Investing in transition stages
The next phase of our recovery should be a massive investment in transition - from early years to primary, from primary to secondary, from GCSE years to sixth form and college, from sixth form to university. All of these count, but I am particularly concerned for a cohort of students arriving underprepared at university next Autumn. There is obvious potential for an extension of the National Tutoring Programme over the summer and early Autumn to help this year's school leavers bound back.
And what about the longer-term? As restrictions ease by Easter, following vaccinations, many of us will want to forget this dark period in a hurry. But some in our country will not be able to. Our young people in particular will carry a burden for years to come; and it will be those growing in poverty and disadvantage who will bear more than their fair share.
What lies ahead on the road to recovery?
The first step on the road to recovery is stable, high-quality teaching. The impact of this extended period out of school will be felt for a long-time, especially by children in poorer areas, so we need more people to become inspirational teachers to help them recover.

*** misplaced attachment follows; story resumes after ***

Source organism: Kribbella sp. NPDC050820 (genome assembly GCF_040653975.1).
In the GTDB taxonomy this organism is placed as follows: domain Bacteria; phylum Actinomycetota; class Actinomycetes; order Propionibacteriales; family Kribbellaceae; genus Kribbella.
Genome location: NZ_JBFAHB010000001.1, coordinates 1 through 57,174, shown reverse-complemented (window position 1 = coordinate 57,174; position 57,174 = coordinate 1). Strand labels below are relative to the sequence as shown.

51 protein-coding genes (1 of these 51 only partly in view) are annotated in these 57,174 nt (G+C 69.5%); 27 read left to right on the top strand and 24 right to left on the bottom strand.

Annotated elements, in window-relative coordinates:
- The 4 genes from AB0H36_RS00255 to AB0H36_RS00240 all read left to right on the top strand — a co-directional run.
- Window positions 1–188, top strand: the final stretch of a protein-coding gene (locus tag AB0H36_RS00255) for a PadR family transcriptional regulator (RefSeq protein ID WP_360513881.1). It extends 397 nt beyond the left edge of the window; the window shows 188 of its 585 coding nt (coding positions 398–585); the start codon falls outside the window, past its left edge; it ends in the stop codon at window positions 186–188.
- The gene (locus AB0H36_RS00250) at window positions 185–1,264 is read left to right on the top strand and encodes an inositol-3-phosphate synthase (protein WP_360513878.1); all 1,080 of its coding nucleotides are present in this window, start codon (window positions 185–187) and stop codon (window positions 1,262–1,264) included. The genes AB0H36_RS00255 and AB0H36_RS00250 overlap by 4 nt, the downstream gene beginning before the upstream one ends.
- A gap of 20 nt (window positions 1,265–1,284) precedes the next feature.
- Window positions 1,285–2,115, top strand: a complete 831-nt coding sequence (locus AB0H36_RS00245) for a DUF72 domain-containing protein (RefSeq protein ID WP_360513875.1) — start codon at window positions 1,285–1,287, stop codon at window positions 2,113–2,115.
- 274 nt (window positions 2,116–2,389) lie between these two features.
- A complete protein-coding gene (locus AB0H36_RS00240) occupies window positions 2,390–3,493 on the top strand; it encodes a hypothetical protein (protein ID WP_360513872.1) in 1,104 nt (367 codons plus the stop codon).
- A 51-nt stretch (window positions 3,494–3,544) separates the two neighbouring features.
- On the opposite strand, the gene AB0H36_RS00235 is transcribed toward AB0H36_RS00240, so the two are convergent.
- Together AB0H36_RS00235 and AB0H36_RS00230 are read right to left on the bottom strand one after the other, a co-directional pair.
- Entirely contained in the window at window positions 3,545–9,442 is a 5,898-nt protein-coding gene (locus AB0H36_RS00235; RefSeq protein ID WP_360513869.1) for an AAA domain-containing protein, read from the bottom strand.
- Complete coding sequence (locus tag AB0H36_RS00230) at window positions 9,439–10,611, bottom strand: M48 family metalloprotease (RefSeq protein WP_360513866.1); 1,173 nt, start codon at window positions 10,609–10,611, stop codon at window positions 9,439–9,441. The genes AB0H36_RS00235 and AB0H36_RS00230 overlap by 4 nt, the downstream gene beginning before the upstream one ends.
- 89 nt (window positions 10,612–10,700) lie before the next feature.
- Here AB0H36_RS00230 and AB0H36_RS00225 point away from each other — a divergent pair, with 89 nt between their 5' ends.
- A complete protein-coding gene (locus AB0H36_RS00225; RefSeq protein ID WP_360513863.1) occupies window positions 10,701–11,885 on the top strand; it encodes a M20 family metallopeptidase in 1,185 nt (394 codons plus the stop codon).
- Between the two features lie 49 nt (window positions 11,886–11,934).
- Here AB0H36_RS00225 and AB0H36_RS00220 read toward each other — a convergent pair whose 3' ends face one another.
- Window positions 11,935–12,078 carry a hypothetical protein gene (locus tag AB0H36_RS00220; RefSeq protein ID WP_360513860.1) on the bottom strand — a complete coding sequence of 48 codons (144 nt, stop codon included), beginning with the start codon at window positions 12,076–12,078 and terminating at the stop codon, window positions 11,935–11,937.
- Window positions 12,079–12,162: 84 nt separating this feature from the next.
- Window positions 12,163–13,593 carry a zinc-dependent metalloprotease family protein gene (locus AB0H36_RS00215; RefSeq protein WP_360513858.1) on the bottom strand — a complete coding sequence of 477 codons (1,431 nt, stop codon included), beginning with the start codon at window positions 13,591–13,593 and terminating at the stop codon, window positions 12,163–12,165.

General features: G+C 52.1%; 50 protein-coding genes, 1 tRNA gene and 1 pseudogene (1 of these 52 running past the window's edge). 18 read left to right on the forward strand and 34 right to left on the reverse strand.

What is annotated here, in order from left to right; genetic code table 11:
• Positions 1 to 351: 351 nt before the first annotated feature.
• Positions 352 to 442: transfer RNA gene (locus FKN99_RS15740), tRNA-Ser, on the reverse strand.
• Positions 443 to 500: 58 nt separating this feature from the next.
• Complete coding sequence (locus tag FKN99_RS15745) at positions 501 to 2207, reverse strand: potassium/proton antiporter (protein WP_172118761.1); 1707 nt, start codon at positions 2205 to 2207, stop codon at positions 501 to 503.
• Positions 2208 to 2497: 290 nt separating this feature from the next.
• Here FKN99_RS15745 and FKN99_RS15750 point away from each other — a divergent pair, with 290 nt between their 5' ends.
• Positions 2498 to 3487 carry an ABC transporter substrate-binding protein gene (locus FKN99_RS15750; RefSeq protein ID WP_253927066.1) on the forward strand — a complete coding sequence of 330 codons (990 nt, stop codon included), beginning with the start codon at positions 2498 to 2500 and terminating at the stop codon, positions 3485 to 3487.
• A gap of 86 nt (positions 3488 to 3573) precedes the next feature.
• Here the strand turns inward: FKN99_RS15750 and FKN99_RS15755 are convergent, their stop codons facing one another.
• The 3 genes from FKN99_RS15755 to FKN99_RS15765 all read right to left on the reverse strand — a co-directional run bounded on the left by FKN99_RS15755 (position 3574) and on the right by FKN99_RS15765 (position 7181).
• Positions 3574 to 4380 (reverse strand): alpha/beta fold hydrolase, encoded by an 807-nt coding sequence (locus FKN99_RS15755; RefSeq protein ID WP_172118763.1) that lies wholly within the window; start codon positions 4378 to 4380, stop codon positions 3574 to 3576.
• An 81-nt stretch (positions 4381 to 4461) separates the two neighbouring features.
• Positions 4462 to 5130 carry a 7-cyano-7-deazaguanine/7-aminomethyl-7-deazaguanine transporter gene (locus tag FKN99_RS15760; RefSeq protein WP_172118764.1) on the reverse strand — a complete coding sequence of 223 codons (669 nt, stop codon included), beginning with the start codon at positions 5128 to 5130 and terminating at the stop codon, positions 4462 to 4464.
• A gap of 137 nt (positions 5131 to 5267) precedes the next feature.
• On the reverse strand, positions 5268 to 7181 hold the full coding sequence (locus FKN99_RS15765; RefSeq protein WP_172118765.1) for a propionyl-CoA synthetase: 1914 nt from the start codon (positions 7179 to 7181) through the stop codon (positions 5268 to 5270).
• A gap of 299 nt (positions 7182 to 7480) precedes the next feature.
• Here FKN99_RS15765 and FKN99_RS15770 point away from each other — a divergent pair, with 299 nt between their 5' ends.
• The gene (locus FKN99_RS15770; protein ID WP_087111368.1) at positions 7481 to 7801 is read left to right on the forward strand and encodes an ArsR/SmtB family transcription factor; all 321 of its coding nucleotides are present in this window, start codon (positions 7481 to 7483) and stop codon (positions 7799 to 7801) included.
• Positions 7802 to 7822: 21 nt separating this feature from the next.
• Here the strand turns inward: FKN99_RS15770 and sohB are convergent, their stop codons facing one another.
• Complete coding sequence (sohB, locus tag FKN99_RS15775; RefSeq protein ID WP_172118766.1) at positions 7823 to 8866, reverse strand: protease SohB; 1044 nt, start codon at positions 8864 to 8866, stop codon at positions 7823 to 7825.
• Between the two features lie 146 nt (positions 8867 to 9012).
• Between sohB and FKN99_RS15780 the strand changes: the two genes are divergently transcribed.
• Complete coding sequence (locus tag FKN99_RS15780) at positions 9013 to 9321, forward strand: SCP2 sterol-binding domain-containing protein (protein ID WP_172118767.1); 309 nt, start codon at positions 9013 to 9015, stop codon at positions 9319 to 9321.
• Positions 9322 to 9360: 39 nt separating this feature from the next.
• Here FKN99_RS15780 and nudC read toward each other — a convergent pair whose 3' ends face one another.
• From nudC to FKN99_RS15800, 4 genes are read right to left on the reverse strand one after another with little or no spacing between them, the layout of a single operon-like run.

We should not under-estimate the importance of a return to norms. We should avoid distracting schools with unnecessary initiatives or overbearing accountability: let them focus on the students. A moratorium on non-recovery initiatives and targets would help greatly.
Secondly, the National Tutoring Programme has real potential to level the playing field: if it becomes an enduring, wide-spread and fully-funded part of the system. Access to private tutoring is a major source of inequality in our country: imagine the impact if our most disadvantaged children got it as a matter of course.
We should not under-estimate the importance of a return to norms. We should avoid distracting schools with unnecessary initiatives or overbearing accountability: let them focus on the students.
Thirdly, the pandemic has shown that our education system is both too centralised and too fragmented. We lack a trusted middle tier that encompasses all schools and which can adapt general principles to local conditions and which can co-ordinate support and advice. Too many head teachers have had to make decisions in unnecessary isolation during this crisis.
The time to strive for a fair education system is now
Ultimately, if we want a fair country, we need a fair education system. Outcomes in education should not depend on your family income or your postcode. The real driving force behind this is the school.
We know it can be done: there are schools serving the most disadvantaged communities who achieve outstanding results for the poorest children, whether that be exams, access to university, great jobs or pride and self-confidence. What if the thousand schools with the most disadvantaged pupils were our best schools? What is standing in their way? If they were first in line for funding, for talented staff, for support and guidance, for status and space, each of them could achieve this.
That's the challenge for the next decade: to ensure the schools with the greatest challenges are our best - and best equipped - schools.